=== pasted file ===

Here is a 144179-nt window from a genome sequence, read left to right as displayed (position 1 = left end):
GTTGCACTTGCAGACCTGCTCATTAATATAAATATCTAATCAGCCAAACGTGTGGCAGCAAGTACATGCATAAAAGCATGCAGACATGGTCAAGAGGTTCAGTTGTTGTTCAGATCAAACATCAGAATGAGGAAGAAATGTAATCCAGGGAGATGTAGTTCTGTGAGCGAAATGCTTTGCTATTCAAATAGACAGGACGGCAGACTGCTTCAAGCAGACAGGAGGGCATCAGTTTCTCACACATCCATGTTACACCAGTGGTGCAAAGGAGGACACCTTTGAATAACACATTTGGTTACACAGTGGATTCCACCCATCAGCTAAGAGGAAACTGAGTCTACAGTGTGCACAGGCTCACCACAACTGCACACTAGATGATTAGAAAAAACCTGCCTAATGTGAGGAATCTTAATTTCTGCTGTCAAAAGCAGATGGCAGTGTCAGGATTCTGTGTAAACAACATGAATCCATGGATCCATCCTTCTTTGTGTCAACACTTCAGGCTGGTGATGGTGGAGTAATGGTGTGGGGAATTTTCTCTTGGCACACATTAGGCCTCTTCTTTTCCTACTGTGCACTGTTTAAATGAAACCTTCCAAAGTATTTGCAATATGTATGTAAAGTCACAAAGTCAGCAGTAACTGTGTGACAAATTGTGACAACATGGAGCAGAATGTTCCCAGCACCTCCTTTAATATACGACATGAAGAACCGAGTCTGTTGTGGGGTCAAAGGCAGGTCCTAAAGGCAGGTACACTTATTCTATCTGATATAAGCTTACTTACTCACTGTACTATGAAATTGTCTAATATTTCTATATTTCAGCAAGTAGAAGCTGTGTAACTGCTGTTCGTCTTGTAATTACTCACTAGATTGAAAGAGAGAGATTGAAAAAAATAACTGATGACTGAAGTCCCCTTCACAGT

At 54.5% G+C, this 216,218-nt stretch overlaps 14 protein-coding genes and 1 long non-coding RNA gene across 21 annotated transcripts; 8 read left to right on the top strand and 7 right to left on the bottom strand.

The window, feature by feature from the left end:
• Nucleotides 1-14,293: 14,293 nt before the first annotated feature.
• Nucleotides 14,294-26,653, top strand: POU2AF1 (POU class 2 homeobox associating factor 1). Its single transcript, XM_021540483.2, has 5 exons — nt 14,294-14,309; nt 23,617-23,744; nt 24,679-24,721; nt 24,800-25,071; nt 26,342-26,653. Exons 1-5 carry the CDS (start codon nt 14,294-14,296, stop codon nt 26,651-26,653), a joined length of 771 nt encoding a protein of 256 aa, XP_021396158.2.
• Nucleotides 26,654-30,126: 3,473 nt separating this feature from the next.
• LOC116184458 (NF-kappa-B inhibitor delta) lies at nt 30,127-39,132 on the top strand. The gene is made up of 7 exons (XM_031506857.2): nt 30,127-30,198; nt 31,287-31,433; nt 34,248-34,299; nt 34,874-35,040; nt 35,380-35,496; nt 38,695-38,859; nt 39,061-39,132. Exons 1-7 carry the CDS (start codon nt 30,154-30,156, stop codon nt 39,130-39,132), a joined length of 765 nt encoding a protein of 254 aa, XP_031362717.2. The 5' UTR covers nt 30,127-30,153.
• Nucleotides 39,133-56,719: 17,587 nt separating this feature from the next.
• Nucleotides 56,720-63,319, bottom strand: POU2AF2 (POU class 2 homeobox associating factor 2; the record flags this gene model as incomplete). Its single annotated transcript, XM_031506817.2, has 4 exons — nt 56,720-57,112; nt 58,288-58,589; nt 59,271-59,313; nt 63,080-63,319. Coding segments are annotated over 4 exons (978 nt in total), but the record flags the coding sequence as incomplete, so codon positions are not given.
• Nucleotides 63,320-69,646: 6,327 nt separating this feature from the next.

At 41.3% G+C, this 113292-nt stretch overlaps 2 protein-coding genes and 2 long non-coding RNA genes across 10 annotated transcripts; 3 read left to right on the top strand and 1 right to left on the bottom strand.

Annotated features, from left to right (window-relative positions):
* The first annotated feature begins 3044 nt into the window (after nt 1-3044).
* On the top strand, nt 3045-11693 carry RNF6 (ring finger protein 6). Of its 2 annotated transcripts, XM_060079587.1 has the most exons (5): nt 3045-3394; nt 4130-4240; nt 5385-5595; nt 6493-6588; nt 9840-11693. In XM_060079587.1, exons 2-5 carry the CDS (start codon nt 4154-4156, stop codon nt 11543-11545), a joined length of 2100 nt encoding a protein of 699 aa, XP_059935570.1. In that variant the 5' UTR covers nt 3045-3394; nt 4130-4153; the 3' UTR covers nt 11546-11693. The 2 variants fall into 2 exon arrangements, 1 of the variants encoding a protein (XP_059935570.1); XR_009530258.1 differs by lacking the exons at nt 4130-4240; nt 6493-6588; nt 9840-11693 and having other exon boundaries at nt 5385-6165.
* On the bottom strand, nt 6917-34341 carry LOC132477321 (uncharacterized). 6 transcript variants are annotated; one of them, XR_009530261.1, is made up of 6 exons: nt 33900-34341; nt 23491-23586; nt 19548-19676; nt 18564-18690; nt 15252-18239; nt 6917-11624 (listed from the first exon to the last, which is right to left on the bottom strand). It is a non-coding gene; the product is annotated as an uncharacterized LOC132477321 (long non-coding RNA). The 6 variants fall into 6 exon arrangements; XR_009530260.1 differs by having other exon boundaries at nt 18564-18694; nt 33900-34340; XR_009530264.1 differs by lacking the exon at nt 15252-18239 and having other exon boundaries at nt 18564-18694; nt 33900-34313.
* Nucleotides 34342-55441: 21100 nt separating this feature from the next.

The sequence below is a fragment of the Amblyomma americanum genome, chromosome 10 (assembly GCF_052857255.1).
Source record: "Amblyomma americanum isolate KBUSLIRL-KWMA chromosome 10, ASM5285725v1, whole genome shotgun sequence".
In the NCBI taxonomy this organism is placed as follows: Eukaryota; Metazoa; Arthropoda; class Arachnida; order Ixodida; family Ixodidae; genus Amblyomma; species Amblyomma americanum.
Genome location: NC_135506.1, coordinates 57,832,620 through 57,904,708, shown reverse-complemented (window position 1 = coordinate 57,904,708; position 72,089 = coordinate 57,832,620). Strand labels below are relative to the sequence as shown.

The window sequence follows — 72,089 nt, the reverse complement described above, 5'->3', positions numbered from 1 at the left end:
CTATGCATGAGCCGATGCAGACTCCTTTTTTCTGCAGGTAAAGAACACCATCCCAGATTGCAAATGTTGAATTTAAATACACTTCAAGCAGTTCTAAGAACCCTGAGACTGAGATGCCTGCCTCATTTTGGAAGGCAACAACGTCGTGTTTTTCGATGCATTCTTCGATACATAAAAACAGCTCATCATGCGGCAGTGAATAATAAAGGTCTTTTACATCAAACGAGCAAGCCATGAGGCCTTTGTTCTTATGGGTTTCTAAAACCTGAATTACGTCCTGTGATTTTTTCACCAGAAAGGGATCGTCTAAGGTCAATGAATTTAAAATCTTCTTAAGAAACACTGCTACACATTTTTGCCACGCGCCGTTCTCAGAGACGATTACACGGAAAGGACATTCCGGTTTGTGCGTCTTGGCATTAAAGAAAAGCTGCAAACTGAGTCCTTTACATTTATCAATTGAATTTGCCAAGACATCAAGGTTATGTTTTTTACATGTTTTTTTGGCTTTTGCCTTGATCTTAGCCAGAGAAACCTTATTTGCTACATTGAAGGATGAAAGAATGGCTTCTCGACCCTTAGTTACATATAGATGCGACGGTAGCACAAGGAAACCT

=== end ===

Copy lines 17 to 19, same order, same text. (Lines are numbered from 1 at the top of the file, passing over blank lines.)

* Nucleotides 34342-55441: 21100 nt separating this feature from the next.

The sequence below is a fragment of the Amblyomma americanum genome, chromosome 10 (assembly GCF_052857255.1).
Source record: "Amblyomma americanum isolate KBUSLIRL-KWMA chromosome 10, ASM5285725v1, whole genome shotgun sequence".